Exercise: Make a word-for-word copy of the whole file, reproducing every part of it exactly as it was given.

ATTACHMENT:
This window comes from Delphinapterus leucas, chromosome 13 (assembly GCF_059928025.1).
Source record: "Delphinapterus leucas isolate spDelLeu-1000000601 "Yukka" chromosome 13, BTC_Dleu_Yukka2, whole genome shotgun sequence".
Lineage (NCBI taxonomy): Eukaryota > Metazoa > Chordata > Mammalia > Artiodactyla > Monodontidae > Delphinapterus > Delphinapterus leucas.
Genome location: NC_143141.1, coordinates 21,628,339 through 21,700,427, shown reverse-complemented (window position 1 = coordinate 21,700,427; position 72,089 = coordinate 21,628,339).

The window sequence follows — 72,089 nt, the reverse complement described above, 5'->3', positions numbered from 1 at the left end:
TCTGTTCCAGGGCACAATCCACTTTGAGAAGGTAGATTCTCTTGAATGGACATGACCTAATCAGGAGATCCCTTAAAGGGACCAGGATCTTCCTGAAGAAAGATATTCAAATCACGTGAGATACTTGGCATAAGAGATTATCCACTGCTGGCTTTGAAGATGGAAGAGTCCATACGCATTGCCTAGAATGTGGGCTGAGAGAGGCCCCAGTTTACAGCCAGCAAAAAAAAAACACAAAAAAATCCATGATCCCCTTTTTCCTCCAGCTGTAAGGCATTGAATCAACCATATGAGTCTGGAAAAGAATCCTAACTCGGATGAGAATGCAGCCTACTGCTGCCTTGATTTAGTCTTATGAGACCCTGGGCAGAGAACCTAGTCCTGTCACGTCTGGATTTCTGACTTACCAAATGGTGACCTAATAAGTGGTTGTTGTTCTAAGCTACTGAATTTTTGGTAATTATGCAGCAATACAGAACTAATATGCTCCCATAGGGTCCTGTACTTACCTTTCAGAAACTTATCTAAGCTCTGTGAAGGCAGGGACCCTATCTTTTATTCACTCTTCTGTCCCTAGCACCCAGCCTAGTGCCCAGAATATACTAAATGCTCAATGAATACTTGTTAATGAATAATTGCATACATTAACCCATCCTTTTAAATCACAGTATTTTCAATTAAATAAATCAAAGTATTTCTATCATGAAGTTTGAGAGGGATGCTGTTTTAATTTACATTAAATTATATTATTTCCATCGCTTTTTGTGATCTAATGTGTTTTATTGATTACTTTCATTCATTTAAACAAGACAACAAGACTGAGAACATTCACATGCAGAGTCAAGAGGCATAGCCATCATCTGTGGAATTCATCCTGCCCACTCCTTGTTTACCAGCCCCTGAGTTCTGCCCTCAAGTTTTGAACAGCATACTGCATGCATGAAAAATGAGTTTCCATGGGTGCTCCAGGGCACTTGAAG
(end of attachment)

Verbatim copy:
This window comes from Delphinapterus leucas, chromosome 13 (assembly GCF_059928025.1).
Source record: "Delphinapterus leucas isolate spDelLeu-1000000601 "Yukka" chromosome 13, BTC_Dleu_Yukka2, whole genome shotgun sequence".
Lineage (NCBI taxonomy): Eukaryota > Metazoa > Chordata > Mammalia > Artiodactyla > Monodontidae > Delphinapterus > Delphinapterus leucas.
Genome location: NC_143141.1, coordinates 21,628,339 through 21,700,427, shown reverse-complemented (window position 1 = coordinate 21,700,427; position 72,089 = coordinate 21,628,339).

The window sequence follows — 72,089 nt, the reverse complement described above, 5'->3', positions numbered from 1 at the left end:
TCTGTTCCAGGGCACAATCCACTTTGAGAAGGTAGATTCTCTTGAATGGACATGACCTAATCAGGAGATCCCTTAAAGGGACCAGGATCTTCCTGAAGAAAGATATTCAAATCACGTGAGATACTTGGCATAAGAGATTATCCACTGCTGGCTTTGAAGATGGAAGAGTCCATACGCATTGCCTAGAATGTGGGCTGAGAGAGGCCCCAGTTTACAGCCAGCAAAAAAAAAACACAAAAAAATCCATGATCCCCTTTTTCCTCCAGCTGTAAGGCATTGAATCAACCATATGAGTCTGGAAAAGAATCCTAACTCGGATGAGAATGCAGCCTACTGCTGCCTTGATTTAGTCTTATGAGACCCTGGGCAGAGAACCTAGTCCTGTCACGTCTGGATTTCTGACTTACCAAATGGTGACCTAATAAGTGGTTGTTGTTCTAAGCTACTGAATTTTTGGTAATTATGCAGCAATACAGAACTAATATGCTCCCATAGGGTCCTGTACTTACCTTTCAGAAACTTATCTAAGCTCTGTGAAGGCAGGGACCCTATCTTTTATTCACTCTTCTGTCCCTAGCACCCAGCCTAGTGCCCAGAATATACTAAATGCTCAATGAATACTTGTTAATGAATAATTGCATACATTAACCCATCCTTTTAAATCACAGTATTTTCAATTAAATAAATCAAAGTATTTCTATCATGAAGTTTGAGAGGGATGCTGTTTTAATTTACATTAAATTATATTATTTCCATCGCTTTTTGTGATCTAATGTGTTTTATTGATTACTTTCATTCATTTAAACAAGACAACAAGACTGAGAACATTCACATGCAGAGTCAAGAGGCATAGCCATCATCTGTGGAATTCATCCTGCCCACTCCTTGTTTACCAGCCCCTGAGTTCTGCCCTCAAGTTTTGAACAGCATACTGCATGCATGAAAAATGAGTTTCCATGGGTGCTCCAGGGCACTTGAAG